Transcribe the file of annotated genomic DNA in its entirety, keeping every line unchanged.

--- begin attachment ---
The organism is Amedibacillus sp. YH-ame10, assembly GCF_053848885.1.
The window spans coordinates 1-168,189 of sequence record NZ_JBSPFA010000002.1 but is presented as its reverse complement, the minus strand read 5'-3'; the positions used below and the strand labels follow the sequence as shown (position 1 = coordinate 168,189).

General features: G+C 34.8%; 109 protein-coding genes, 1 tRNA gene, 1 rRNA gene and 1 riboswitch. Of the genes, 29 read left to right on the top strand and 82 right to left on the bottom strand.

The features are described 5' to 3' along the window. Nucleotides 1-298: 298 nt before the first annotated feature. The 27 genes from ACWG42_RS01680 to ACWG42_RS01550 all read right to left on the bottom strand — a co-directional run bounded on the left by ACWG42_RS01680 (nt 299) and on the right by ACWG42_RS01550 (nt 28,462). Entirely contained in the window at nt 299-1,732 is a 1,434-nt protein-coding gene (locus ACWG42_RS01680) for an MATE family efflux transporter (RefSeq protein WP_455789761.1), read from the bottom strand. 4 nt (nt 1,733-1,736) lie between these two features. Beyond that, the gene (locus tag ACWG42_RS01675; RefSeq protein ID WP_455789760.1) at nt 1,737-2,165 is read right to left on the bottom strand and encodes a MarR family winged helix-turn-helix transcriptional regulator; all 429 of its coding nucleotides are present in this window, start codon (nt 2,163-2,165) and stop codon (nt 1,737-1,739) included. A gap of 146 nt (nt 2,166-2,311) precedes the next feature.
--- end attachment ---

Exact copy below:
The organism is Amedibacillus sp. YH-ame10, assembly GCF_053848885.1.
The window spans coordinates 1-168,189 of sequence record NZ_JBSPFA010000002.1 but is presented as its reverse complement, the minus strand read 5'-3'; the positions used below and the strand labels follow the sequence as shown (position 1 = coordinate 168,189).

General features: G+C 34.8%; 109 protein-coding genes, 1 tRNA gene, 1 rRNA gene and 1 riboswitch. Of the genes, 29 read left to right on the top strand and 82 right to left on the bottom strand.

The features are described 5' to 3' along the window. Nucleotides 1-298: 298 nt before the first annotated feature. The 27 genes from ACWG42_RS01680 to ACWG42_RS01550 all read right to left on the bottom strand — a co-directional run bounded on the left by ACWG42_RS01680 (nt 299) and on the right by ACWG42_RS01550 (nt 28,462). Entirely contained in the window at nt 299-1,732 is a 1,434-nt protein-coding gene (locus ACWG42_RS01680) for an MATE family efflux transporter (RefSeq protein WP_455789761.1), read from the bottom strand. 4 nt (nt 1,733-1,736) lie between these two features. Beyond that, the gene (locus tag ACWG42_RS01675; RefSeq protein ID WP_455789760.1) at nt 1,737-2,165 is read right to left on the bottom strand and encodes a MarR family winged helix-turn-helix transcriptional regulator; all 429 of its coding nucleotides are present in this window, start codon (nt 2,163-2,165) and stop codon (nt 1,737-1,739) included. A gap of 146 nt (nt 2,166-2,311) precedes the next feature.